Fair warning: I wrote this post (again) while slightly jet-lagged from a flight. Please excuse typos and mistakes.
One thing that’s been on my mind lately is the notion of blurring the line between Zen practice and daily life. By Zen practice I’m mostly referring to sitting zazen. When I’m not doing zazen I go to work, pay rent, brush my teeth. However, the longer I do zazen each day, the more I experience emptiness outside of sitting.
While I may sit most days, and while I may make the occasional visit to a sangha or retreat, a true Zen practice must continue indefinitely. Whenever I visit a sangha I remain open for an important teaching to be received. But to extend my practice outside of the sangha, outside of sitting and bowing, I must allow myself to remain open to all things.
To remain open is to look for teachings in all beings, all activities, and all experiences. Buddhism teaches that all beings are interdependent. To put this teaching into practice we must look at other begins as our own self. What I do impacts others. That’s just how it is.
So this idea of remaining open applies outside of the sangha and sitting zazen. In the sangha we may have a teacher to learn from. But outside of the sangha we must look to all things for teaching. However, this forces us to ask two questions: Who is the teacher? Who is the student?
Zen focuses heavily on a student-teacher relationship. The teacher has practiced Zen for a long time, and the student learns from the teacher to develop his or her own path. But if beings are really interdendent, shouldn’t it work both ways? The teacher is the student. And the student is the teacher. Seeing otherwise is surely dualistic thought.
To be open is to be aware. To be aware is to experience emptiness. This connectedness to all beings – what we experience during zazen – it doesn’t end when the bell rings. It continues no matter what. If we remain aware, every action can be done with compassion.
By sitting zazen, we turn the great wheel of Dharma. We express the ultimate profound wisdom. But it is just the foundation. If we carry compassion into our own daily actions we can become the student – we can become the teacher. At least that’s my perspective right now if it makes sense.
I’ve made a huge accomplishment of doing near-daily zazen for over a year. Developing this habit has surprised me and demonstrates to where a small amount of work each day can lead. While the benefits have been great, I do feel that I’m at the point where sitting at home is not enough – I need to find a teacher. I may have discussed this in previous posts, but this time I’m certain and ready. As a first step I plan to attend my local sangha more regularly.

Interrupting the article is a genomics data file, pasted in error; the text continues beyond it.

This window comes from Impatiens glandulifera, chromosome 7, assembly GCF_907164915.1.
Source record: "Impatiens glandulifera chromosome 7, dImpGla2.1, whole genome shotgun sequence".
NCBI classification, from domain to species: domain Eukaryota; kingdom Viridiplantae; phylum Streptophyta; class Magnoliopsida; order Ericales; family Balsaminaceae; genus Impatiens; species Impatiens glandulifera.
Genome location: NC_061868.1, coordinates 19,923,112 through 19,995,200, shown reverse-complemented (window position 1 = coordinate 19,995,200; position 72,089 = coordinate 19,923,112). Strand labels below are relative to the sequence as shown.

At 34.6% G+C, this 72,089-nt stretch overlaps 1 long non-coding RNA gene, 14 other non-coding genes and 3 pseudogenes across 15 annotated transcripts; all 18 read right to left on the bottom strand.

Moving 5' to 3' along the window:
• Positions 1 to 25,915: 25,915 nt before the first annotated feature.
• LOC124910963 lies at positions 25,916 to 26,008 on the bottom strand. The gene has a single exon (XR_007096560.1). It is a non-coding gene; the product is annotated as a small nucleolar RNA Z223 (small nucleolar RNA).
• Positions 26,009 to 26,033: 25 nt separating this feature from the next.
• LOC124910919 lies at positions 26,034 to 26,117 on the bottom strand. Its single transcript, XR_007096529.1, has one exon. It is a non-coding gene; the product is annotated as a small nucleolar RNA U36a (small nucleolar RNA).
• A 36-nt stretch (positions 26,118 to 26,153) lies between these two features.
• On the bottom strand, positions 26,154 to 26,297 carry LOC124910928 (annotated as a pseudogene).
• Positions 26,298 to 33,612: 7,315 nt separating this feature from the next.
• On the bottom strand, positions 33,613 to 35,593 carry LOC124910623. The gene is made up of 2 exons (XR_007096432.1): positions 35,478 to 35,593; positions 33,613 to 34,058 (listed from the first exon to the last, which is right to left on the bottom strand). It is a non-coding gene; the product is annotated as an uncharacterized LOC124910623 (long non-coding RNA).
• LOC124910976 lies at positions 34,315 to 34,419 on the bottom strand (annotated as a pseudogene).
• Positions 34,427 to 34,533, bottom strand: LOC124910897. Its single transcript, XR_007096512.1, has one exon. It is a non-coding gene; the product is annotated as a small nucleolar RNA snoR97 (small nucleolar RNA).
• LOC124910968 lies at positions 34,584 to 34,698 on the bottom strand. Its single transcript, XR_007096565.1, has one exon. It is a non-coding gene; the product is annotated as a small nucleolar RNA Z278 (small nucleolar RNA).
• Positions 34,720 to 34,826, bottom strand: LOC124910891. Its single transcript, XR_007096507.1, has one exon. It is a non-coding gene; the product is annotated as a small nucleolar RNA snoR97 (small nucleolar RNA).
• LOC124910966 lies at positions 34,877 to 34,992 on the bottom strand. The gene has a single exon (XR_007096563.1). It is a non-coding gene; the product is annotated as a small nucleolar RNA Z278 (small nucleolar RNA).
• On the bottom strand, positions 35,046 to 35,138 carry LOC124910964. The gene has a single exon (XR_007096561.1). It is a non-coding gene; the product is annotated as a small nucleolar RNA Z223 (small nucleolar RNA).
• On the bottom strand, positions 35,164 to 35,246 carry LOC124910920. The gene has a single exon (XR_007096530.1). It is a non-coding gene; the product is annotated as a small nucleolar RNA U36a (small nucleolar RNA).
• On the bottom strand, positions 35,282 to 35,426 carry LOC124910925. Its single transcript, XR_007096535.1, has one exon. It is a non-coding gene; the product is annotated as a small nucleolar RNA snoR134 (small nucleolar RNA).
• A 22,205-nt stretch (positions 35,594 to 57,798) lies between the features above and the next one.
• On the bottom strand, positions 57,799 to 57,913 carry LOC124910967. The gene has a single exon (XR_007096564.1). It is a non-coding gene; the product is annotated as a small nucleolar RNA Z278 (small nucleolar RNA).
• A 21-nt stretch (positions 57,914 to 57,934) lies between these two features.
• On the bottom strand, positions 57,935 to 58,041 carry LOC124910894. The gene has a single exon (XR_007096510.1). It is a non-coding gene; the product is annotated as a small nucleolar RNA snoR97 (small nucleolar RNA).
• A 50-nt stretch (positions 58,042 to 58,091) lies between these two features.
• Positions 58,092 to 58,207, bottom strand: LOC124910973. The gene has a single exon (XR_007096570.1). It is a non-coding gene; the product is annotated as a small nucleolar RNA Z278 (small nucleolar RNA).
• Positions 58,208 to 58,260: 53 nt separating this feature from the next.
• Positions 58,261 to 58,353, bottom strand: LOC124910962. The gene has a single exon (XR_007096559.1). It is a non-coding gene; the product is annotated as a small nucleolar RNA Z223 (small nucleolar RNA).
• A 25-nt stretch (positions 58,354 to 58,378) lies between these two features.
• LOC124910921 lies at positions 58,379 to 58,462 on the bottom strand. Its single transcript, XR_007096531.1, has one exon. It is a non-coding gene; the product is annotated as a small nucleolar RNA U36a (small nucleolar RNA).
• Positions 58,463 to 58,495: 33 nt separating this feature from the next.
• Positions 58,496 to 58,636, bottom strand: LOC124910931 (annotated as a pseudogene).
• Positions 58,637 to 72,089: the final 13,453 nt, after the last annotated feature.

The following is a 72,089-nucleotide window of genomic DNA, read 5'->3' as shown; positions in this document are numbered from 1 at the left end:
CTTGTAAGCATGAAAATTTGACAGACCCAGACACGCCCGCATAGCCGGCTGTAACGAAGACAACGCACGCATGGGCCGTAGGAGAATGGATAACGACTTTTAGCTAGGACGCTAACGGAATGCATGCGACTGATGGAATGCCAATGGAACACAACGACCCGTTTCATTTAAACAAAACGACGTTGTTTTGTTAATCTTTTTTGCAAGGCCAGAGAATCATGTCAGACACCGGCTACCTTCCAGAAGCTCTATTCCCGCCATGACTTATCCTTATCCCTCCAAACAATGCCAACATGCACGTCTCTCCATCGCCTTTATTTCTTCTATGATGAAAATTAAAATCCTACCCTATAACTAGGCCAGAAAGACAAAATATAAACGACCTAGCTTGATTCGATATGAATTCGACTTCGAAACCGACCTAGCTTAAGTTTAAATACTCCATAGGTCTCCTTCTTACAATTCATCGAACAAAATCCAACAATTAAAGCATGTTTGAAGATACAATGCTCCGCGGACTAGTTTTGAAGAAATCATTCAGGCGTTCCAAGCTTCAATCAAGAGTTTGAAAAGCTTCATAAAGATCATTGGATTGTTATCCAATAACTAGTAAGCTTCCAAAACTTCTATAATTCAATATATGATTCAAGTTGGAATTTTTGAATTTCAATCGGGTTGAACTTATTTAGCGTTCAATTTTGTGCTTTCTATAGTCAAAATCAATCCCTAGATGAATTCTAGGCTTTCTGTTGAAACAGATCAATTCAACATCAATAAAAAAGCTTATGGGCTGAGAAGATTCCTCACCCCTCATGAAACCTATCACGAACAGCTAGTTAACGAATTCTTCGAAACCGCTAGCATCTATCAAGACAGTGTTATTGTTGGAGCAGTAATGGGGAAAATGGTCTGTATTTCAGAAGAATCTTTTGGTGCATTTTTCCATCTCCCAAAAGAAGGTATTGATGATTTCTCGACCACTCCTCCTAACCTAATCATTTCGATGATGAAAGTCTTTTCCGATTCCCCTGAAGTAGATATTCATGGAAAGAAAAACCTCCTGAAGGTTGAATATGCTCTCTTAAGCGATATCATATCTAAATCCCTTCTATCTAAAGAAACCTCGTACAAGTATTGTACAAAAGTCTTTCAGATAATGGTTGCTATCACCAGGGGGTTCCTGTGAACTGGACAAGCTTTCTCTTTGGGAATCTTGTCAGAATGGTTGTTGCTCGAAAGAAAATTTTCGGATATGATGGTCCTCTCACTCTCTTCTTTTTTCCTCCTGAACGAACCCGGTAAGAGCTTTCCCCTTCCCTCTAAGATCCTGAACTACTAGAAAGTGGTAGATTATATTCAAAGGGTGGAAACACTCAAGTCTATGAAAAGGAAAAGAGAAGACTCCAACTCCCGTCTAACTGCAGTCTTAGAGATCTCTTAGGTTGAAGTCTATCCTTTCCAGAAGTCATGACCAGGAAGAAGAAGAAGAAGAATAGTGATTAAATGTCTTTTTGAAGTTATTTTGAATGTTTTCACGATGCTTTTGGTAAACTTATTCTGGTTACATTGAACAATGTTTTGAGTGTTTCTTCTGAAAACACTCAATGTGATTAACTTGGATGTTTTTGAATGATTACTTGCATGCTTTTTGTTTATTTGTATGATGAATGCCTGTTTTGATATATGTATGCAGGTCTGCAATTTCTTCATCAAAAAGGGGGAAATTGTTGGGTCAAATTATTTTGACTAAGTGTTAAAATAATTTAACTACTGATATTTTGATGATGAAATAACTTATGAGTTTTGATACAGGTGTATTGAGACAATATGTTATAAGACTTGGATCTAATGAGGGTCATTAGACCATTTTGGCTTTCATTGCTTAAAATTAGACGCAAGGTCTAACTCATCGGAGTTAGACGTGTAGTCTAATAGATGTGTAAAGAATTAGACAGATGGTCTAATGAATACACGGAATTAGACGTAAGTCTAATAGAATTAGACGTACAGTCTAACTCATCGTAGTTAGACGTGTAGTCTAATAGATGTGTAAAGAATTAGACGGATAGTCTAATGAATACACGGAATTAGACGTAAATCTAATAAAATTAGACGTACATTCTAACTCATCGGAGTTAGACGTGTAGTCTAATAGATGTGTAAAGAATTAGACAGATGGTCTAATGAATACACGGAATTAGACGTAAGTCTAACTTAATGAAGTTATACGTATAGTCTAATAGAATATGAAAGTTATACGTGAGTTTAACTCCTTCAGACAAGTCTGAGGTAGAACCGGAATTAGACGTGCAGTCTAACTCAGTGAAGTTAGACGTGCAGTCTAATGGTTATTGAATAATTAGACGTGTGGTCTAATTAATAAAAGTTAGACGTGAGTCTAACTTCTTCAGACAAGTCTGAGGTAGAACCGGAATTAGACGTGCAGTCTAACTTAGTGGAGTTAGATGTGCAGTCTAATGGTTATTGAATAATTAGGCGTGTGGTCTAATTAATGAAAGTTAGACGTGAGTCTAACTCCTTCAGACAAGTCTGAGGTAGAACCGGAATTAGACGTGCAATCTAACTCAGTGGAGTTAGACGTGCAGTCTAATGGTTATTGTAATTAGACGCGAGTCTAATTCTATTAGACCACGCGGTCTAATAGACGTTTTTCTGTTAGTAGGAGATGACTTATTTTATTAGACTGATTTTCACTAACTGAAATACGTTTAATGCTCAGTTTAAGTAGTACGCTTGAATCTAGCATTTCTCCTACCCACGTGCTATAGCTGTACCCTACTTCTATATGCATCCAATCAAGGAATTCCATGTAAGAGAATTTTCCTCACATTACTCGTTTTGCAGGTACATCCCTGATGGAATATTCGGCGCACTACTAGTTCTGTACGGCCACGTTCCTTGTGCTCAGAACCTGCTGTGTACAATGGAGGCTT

I flew to Amsterdam recently for an event and was able to visit the local Zen center for zazen one night. After zazen there was a dharma talk given in Dutch. The teacher (I’m not sure what her title was – I also didn’t catch her name) was kind enough to translate the main points to me in English. And she touched on the themes of what I described earlier: Interdependence, remaining open, student-teacher relationship.
The teacher’s point of remaining open past formal practice struck a chord with me. I told her how I’ve been sitting for a while now, but not sure how to deal with the feeling of burning out / feeling repetitive. And she told me I’ve got to find a teacher, even if the teacher is a bad one. She said it’s normal to feel bored of practice, but when this happens we should press our teacher for an answer to help direct us. She told me that even long-time sangha members can burn out. But this is why Dokusan exists: To let the student “vent” problems they may face during practice in a private interview. At least that’s one of the reasons.
So that’s where I’m at right now in my practice. I feel it’s going well for the most part. I just need to get more involved in my community and start talking to others who practice Zen.
In other news, I’ve been picking away at a new read by Shinshu Roberts: Being-Time: A Practitioner’s Guide to Dogen’s Shobogenzo Uji. It’s a dense read, but overall not too bad and very rewarding. It dissects Dogen’s Uij (Being-Time) line by line. It’s a trippy read and has changed my perspective on a few things. Maybe I’ll write about all this in more detail later.
I’m back in California and will be pushing through work until the holidays. Being busy and maintaining my practice is always challenging. But after the Amsterdam visit I’ve got enough of a spark to keep me going. I’ll report back when I visit my local Zen center.
One thought on “Practice Beyond Zazen”
Thanks for sharing. I’d be interested to know how you progress after your boost of inspiration wears off. It’s good to know the boredom is a normal challenge of the path. I was thinking I must be doing something wrong all of a sudden.
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